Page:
10. hayate said on January 8th, 2011 at 5:38pm #


    “One sees a lot of disbelief Arabs or Muslims could do it. Much of it in the tone:”

    Should have been:

    One sees a lot of disbelief Arabs or Muslims could do it. Much of it implied in the tone:

    “They’re backward Arabs, how could they do something that isn’t ordained by the mullahs?”

  11. Keith said on January 8th, 2011 at 7:51pm #

    @ hayate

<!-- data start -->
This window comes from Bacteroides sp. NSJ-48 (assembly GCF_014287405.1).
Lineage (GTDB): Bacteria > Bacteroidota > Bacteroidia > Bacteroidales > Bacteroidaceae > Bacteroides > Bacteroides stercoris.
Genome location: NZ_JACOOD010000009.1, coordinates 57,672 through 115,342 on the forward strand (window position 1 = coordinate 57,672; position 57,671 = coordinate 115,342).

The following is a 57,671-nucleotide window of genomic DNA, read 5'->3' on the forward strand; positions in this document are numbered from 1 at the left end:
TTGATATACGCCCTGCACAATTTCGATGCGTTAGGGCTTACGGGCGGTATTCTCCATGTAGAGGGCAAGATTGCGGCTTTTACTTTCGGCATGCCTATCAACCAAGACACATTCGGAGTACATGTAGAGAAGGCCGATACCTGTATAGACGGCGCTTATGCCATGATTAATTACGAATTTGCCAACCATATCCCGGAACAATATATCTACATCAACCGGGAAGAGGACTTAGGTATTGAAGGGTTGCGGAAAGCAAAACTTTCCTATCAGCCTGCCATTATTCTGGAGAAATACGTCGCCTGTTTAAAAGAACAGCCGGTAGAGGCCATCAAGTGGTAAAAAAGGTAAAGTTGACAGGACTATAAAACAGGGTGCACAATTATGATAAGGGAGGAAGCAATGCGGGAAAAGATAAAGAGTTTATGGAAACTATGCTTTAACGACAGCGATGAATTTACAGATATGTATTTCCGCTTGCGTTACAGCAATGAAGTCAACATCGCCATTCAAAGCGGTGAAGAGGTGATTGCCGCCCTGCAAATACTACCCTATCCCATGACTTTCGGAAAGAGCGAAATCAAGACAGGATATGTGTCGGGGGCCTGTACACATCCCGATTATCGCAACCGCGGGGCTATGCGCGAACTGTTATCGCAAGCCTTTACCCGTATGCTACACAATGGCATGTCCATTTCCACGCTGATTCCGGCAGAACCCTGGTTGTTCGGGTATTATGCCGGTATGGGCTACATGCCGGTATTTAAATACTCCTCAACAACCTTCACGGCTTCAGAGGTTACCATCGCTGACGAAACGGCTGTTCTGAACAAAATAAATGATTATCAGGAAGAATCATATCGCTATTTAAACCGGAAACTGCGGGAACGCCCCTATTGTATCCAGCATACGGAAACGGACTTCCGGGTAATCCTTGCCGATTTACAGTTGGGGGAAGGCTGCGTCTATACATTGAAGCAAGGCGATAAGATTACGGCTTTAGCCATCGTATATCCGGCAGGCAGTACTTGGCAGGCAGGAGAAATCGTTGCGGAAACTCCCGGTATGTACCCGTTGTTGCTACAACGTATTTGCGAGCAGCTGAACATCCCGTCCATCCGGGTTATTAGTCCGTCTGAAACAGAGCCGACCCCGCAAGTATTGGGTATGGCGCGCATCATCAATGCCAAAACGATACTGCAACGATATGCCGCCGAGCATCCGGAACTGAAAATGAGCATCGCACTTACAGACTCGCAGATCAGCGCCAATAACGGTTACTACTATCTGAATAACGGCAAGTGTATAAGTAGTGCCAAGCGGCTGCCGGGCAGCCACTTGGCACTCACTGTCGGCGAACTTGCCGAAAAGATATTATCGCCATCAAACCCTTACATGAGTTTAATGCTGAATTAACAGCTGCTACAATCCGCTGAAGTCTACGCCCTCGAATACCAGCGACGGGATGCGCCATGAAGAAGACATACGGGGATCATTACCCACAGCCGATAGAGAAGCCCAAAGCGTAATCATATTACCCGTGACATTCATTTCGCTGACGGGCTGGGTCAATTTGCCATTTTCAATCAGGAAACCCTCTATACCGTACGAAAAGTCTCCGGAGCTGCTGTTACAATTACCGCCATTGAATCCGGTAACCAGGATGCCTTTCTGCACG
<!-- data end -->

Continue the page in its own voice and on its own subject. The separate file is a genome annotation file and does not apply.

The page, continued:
When it comes to building straw men, you’re the champ! My comments had nothing to do with the Arab people, either their past accomplishments or their current ability to persevere under difficult circumstances. Rather, I was critiquing the article by Jeff Gates titled “The Seduction of the Knowledge-Based Society,” in which he asserts that “Bahrain, Egypt, Jordan, Morocco, Qatar and the United Arab Emirates are breaking new ground with education models that build on state-of-the-art information and communication technologies.” He provides no detail whatsoever of these innovative educational models, rather, he proceeds to rant about Zionists corrupting knowledge, mindset manipulation, Collin Powell, etc. In short, the article was rambling and incoherent, and had nothing of substance to do with a knowledge-based society. In my initial response to you, I invited you to enlighten us on these new ground breaking educational opportunities in Bahrain, Egypt, etc, either governmental or citizen initiatives so that we might be made aware of this new and inspiring development. Of course you didn’t, preferring to impugn my motives. Hey, the opportunity to educate me is still there. And while you are at it, I would be most interested in your opinion of the article. Seriously. You too, 3bancan.